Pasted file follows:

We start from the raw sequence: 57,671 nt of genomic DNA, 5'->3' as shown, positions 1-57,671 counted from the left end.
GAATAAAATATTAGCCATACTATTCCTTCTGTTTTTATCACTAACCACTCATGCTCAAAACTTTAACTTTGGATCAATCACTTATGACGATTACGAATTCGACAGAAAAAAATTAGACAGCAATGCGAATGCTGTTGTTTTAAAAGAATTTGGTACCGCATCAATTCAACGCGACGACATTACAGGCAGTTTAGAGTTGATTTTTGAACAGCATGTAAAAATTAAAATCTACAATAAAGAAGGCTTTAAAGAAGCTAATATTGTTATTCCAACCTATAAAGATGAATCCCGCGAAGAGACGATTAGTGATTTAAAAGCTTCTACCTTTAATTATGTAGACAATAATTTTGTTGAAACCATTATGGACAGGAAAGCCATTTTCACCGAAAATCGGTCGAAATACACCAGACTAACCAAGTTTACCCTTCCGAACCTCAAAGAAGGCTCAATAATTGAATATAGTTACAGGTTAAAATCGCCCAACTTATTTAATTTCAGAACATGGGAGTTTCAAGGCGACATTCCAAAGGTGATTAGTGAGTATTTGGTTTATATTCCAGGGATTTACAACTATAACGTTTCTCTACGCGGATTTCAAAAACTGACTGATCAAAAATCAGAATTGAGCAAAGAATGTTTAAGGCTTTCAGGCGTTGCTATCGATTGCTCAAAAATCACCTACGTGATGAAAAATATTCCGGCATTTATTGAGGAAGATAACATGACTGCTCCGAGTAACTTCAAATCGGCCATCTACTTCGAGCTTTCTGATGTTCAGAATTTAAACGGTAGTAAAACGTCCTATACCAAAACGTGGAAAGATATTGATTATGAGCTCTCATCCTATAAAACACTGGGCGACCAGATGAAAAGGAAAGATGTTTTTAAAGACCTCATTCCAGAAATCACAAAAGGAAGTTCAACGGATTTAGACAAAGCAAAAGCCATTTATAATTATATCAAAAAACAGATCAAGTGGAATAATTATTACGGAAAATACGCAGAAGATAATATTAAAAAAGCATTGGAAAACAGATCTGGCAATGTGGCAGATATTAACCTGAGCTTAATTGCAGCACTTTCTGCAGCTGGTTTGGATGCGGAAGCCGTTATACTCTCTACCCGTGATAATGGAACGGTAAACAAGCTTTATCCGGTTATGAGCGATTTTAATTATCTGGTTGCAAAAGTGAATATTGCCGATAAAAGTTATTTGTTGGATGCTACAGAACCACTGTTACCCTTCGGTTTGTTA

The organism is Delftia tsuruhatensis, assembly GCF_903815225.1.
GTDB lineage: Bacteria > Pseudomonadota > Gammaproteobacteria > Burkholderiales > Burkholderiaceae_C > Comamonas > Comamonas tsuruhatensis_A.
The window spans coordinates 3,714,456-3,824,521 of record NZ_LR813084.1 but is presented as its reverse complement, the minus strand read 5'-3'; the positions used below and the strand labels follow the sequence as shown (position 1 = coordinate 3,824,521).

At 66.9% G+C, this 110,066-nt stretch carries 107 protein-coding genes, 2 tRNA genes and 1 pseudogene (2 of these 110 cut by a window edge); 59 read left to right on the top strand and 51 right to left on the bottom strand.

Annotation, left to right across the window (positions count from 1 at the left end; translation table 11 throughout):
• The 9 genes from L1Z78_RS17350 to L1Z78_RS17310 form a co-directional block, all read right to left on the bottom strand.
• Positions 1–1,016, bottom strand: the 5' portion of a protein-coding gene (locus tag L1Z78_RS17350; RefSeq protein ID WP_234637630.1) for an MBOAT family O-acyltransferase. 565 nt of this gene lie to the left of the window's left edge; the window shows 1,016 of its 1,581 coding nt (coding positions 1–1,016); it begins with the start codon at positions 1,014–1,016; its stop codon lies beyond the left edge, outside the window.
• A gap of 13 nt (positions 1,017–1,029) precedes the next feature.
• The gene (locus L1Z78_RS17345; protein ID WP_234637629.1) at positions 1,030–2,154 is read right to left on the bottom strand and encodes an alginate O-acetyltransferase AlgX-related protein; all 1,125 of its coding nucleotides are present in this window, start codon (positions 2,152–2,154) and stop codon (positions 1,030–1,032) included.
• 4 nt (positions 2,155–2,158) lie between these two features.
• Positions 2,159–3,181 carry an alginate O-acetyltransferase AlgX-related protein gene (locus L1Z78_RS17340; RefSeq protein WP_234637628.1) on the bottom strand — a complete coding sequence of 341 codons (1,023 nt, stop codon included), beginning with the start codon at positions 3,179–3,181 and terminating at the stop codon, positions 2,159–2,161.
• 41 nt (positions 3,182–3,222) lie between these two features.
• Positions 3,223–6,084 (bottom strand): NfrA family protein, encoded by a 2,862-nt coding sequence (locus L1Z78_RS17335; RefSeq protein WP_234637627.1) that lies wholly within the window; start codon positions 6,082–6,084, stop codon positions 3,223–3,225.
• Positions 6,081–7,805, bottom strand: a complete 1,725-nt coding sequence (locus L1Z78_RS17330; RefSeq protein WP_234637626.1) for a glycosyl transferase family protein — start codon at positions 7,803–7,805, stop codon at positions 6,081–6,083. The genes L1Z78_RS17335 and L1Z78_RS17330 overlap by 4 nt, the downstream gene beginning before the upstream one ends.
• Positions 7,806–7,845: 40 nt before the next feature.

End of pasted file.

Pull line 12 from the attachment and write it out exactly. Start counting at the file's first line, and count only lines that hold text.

• 4 nt (positions 2,155–2,158) lie between these two features.